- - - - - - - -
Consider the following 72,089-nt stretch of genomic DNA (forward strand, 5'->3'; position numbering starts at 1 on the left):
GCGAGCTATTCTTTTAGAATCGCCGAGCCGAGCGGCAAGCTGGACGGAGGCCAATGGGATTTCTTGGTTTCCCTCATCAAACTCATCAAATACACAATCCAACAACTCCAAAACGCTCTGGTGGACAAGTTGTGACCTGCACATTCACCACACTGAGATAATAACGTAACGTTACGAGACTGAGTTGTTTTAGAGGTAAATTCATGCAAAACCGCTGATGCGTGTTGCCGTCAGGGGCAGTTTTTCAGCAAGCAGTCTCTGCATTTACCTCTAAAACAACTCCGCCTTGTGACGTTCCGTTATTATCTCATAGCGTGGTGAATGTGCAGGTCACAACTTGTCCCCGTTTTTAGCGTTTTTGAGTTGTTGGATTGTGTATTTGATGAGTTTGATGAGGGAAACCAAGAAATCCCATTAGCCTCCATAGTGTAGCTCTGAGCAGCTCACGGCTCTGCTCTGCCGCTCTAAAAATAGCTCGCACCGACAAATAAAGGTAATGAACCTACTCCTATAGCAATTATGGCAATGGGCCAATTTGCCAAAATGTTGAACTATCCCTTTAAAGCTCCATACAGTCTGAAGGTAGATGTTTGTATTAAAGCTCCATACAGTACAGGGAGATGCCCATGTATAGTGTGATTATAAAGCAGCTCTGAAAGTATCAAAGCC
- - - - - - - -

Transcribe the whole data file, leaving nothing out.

Consider the following 72,089-nt stretch of genomic DNA (forward strand, 5'->3'; position numbering starts at 1 on the left):
GCGAGCTATTCTTTTAGAATCGCCGAGCCGAGCGGCAAGCTGGACGGAGGCCAATGGGATTTCTTGGTTTCCCTCATCAAACTCATCAAATACACAATCCAACAACTCCAAAACGCTCTGGTGGACAAGTTGTGACCTGCACATTCACCACACTGAGATAATAACGTAACGTTACGAGACTGAGTTGTTTTAGAGGTAAATTCATGCAAAACCGCTGATGCGTGTTGCCGTCAGGGGCAGTTTTTCAGCAAGCAGTCTCTGCATTTACCTCTAAAACAACTCCGCCTTGTGACGTTCCGTTATTATCTCATAGCGTGGTGAATGTGCAGGTCACAACTTGTCCCCGTTTTTAGCGTTTTTGAGTTGTTGGATTGTGTATTTGATGAGTTTGATGAGGGAAACCAAGAAATCCCATTAGCCTCCATAGTGTAGCTCTGAGCAGCTCACGGCTCTGCTCTGCCGCTCTAAAAATAGCTCGCACCGACAAATAAAGGTAATGAACCTACTCCTATAGCAATTATGGCAATGGGCCAATTTGCCAAAATGTTGAACTATCCCTTTAAAGCTCCATACAGTCTGAAGGTAGATGTTTGTATTAAAGCTCCATACAGTACAGGGAGATGCCCATGTATAGTGTGATTATAAAGCAGCTCTGAAAGTATCAAAGCC